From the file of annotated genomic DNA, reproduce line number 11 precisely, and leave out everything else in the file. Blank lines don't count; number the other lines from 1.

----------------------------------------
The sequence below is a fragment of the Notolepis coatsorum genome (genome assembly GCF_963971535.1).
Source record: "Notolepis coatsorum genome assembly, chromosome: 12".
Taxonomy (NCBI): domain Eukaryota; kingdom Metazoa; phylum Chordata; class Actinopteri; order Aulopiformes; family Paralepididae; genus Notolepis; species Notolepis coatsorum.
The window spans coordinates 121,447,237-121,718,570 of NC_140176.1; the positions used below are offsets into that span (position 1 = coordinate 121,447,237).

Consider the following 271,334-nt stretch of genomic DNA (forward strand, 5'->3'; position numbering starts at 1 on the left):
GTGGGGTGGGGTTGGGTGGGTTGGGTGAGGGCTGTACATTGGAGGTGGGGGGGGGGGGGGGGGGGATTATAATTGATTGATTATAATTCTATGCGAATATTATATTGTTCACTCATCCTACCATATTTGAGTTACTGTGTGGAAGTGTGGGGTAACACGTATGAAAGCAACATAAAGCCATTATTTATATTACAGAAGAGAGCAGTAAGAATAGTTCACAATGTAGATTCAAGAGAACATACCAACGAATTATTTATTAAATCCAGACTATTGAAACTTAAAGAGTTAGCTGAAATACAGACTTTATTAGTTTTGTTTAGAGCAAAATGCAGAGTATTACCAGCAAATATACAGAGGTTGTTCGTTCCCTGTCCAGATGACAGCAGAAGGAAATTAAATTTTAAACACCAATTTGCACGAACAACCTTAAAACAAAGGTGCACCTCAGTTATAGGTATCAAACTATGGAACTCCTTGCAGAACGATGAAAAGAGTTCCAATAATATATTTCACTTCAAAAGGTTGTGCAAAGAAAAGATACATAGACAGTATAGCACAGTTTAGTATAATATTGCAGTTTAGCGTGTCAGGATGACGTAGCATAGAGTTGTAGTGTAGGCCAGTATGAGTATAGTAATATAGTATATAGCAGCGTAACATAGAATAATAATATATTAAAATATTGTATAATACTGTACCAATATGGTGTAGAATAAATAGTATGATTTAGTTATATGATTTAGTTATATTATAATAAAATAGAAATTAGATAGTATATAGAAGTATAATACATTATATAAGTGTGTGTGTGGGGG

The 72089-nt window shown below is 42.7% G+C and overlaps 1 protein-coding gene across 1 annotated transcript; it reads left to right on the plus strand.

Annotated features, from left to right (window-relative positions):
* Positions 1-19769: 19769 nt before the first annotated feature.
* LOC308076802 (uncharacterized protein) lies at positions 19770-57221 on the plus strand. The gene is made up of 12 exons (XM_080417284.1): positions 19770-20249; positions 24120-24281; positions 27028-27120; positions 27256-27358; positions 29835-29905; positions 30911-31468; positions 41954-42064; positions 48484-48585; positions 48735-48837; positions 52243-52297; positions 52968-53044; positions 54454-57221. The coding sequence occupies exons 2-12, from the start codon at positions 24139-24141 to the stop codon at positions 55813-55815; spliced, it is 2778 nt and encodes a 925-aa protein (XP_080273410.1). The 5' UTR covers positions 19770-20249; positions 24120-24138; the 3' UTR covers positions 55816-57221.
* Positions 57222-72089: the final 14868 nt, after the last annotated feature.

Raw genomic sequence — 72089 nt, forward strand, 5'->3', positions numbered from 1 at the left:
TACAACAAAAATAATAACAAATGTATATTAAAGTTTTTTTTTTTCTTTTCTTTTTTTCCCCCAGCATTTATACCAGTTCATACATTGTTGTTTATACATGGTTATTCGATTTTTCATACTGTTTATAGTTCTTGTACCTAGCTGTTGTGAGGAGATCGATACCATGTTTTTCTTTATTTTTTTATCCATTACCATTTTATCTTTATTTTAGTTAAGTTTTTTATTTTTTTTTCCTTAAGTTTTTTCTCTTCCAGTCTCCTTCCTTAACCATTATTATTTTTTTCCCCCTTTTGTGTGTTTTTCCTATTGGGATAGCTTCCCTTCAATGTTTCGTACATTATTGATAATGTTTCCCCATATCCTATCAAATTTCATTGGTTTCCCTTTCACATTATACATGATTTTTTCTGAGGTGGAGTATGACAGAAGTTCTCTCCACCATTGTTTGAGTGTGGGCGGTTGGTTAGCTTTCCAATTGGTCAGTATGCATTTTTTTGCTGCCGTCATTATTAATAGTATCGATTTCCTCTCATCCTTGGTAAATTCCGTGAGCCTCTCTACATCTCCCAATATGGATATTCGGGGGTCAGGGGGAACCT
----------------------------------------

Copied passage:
* Positions 57222-72089: the final 14868 nt, after the last annotated feature.